A to Z of syndromes

A-Z of syndromes: Rett syndrome

How to recognise and support children who have this rare developmental and neurological disorder

How to recognise and support children who have this rare developmental and neurological disorder

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A rare genetic, developmental and neurological disorder that affects brain development, Rett syndrome was first identified in 1966 by Austrian geneticist Andreas Rett. The syndrome can result in severe mental and physical disability. It is rarely seen in males, but when it does occur it is a serious condition. It has been estimated to affect about one in 12,000 girls.

There is usually no family history and neither of the parents are carriers. Most children with the syndrome will have acquired it because of a spontaneous mutation that changed the DNA of a gene present on the X chromosome. The changes on the MECP2 gene alters the instructions for producing a specific protein which is vital for brain development.

There is no cure for Rett syndrome. Diagnosis can be delayed because it is rare and the symptoms do not appear until the child is between six to 18 months old. Early misdiagnosis is common as some of the initial signs can resemble autism. The syndrome is normally described in four stages.

Stage one

The child will have appeared to have grown and developed normally until their development stagnates or arrests. The symptoms may include feeding difficulties, mobility problems with sitting, rolling, crawling and walking. There may be hypotonia and a chorea where unusual, repetitive, jerky hand and limb movements can be seen. Speech can be delayed and the child may seem to lack interest in toys, stimulation and people.

Stage two

Regression can be rapid as the child starts to lose some of their abilities. This stage is usually seen from the age of one to four years old. Severe communication, language problems and cognitive impairment will develop. Some of the characteristics and behaviours resemble the autistic spectrum. The ability for intentional hand action is impaired and the repetitive hand movements are difficult to control. The child might experience periods of distress, irritability and sometimes screaming for no obvious reason.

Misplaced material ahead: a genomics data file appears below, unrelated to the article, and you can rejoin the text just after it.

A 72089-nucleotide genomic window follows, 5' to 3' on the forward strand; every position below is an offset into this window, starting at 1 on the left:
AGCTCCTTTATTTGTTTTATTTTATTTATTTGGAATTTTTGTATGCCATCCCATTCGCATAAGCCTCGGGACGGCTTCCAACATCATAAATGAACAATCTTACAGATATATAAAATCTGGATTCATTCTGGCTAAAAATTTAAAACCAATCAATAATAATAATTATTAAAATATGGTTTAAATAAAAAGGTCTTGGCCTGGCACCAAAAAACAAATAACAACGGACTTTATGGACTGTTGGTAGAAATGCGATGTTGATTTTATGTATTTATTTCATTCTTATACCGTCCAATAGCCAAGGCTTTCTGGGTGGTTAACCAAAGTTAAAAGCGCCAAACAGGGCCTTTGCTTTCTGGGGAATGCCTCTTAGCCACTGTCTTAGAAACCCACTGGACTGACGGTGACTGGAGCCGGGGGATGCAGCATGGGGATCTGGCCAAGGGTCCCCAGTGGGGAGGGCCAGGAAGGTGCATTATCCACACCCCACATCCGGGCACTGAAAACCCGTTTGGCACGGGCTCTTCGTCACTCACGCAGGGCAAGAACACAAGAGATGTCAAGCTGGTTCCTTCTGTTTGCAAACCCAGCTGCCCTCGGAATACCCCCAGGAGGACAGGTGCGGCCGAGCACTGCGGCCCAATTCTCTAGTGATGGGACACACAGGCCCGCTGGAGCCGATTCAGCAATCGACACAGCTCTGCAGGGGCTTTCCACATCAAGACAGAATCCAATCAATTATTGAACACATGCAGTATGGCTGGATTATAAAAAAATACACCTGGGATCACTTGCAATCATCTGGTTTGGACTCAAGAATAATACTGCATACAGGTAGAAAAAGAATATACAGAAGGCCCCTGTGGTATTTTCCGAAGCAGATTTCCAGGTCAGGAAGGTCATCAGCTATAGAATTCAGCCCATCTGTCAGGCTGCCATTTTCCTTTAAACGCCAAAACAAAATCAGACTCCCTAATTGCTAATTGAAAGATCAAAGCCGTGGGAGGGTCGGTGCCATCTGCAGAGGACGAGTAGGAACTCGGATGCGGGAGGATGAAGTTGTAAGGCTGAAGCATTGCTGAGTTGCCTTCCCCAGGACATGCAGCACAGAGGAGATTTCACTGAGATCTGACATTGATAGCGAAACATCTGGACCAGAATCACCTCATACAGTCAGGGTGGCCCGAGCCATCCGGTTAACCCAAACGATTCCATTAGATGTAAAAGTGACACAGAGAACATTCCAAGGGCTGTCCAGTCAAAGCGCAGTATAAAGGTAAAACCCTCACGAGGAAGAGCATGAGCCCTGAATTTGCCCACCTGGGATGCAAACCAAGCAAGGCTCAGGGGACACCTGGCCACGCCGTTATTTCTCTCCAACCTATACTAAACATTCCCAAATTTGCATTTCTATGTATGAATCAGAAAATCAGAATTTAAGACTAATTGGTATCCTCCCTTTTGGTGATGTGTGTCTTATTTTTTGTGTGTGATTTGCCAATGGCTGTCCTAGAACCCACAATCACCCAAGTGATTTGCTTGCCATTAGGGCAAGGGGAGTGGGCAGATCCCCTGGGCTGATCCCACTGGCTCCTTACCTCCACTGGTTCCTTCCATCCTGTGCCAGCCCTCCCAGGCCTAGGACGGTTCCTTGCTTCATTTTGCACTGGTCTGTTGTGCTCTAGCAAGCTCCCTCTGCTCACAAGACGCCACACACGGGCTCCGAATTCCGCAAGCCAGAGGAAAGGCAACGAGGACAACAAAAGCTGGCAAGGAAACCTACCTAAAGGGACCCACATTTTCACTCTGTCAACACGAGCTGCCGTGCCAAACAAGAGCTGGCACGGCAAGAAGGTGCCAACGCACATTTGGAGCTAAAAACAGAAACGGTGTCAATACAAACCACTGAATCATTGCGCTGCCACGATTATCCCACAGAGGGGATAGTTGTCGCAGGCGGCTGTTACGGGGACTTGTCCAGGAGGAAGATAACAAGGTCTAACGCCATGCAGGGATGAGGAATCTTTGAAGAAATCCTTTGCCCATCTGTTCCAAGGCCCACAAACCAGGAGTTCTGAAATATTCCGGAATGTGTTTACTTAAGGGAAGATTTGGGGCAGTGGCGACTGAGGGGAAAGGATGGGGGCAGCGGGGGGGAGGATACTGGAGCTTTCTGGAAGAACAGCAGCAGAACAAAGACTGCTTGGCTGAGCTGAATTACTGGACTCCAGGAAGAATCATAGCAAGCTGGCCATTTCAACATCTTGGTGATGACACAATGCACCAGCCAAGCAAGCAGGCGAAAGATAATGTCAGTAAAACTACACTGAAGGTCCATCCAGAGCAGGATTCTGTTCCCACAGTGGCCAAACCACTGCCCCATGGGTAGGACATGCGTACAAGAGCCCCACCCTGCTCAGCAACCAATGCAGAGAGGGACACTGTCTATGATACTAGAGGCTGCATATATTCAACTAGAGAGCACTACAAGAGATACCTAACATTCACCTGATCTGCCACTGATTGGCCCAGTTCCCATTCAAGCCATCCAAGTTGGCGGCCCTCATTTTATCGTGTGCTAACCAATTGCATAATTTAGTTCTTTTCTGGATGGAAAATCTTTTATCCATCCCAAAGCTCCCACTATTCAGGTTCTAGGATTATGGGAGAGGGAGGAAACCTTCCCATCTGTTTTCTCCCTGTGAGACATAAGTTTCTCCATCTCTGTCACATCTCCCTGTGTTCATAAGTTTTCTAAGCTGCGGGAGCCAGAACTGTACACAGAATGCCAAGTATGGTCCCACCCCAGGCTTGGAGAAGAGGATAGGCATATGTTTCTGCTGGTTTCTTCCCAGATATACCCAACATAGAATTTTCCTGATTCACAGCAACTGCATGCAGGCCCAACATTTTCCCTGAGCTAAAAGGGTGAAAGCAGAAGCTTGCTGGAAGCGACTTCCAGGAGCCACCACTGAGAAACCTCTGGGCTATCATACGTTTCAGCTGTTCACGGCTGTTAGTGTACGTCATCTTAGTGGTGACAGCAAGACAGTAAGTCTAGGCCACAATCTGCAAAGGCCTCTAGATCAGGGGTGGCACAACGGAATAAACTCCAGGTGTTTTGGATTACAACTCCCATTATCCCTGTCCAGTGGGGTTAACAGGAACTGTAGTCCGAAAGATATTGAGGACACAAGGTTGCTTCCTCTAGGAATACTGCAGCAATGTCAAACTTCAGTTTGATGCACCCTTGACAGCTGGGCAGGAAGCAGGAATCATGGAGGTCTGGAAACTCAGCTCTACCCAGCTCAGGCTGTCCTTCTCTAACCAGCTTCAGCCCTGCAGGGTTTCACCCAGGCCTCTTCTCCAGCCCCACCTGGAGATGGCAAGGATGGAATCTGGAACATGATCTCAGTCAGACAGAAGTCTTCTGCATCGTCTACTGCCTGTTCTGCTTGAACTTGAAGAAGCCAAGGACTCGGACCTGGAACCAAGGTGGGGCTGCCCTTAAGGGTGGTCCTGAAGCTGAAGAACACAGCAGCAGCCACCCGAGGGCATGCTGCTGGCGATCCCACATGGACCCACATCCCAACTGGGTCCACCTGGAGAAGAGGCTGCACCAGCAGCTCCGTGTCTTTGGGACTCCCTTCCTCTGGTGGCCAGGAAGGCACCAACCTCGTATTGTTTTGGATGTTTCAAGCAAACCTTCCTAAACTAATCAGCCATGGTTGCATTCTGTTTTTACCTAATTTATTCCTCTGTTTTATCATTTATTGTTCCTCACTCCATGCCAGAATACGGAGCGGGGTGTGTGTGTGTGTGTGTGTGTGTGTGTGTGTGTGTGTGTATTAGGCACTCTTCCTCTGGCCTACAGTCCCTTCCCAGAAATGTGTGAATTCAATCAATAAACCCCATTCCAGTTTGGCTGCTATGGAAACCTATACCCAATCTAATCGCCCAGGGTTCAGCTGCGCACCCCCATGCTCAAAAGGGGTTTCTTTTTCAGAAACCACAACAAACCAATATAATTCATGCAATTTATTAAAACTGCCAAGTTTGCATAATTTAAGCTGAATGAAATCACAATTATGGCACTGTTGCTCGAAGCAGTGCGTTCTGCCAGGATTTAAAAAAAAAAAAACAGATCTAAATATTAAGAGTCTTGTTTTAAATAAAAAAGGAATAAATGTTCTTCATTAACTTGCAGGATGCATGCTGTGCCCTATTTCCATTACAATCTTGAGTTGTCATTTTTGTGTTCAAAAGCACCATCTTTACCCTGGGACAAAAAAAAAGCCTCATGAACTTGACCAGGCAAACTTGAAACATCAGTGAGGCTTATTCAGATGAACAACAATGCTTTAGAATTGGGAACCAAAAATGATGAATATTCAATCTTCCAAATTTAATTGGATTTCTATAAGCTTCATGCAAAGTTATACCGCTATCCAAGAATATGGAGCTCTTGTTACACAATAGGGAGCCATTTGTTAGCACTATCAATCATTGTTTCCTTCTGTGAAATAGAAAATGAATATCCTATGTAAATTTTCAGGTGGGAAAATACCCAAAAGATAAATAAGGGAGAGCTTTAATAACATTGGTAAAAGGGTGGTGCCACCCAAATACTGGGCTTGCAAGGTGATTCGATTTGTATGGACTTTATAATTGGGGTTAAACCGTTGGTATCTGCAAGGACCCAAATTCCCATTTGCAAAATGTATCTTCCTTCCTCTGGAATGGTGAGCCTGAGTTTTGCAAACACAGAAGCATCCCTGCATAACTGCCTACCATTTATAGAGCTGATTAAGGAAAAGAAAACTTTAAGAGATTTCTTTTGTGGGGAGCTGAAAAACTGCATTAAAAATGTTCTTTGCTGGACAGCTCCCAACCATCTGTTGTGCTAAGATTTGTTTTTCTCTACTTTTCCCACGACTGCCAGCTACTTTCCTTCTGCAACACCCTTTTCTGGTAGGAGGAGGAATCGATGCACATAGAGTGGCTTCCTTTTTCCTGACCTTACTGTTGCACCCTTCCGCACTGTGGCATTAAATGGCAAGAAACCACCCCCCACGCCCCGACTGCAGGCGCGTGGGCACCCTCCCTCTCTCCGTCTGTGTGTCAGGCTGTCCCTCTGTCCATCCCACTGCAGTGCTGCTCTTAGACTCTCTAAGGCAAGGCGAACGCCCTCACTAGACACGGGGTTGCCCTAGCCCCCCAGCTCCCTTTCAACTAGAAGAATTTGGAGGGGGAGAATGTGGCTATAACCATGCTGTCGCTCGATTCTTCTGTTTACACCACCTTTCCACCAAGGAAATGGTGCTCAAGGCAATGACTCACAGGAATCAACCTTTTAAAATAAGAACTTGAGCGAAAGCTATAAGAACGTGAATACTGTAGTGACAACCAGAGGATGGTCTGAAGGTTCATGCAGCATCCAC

Stage three

The child’s condition can plateau and some will remain in this stage for most of their lives. They may appear more sociable and be more interested in play, people and their surroundings. However, dental problems can arise because of teeth grinding and maintaining an ideal weight can be difficult. Seizures may develop problems with breathing can get worse and some develop cardiac arrhythmia. 

Stage four

This is often associated with deterioration in movement. New problems can arise with the development of scoliosis and muscle weakness can contribute to the loss of independent walking.   

Diagnosis is established by a blood test which can identify a mutation of the MECP2 gene – the most common cause. However, as the syndrome does have variants and a negative test does not mean the child does not have Retts, atypical presentations do exist and the diagnosis will be made on history, presenting signs and symptoms, and by excluding other causes.

Case study

Mazzie was adopted when she was 12 weeks old. Her early development was unremarkable and she met all her milestones in the first 18 months. 

She loved being read to and looking at picture books. The family were bemused when she slowly lost the ability to turn the pages. Her body movements and tone deteriorated so she could not sit on her own and her behaviour changed from a happy, contented child, to one who had unexplained spells of screaming and disliked being handled.

Specialists eventually diagnosed her at age two. When she was five she had her first fit and she started to lose weight so a gastrostomy was inserted.

From diagnosis a comprehensive care plan was put in place and she had physiotherapy to improve balance and mobility and prevent stiffness and contractures. Speech and language therapy was successful in developing her communication abilities and electronic augmentations were tried. One of Mazzie’s favourites is an eye-tracking device and the family are often awakened in the night when she decides to use this to play computer games.



Doreen Crawford is a nurse adviser with consultancy Crawford McKenzie

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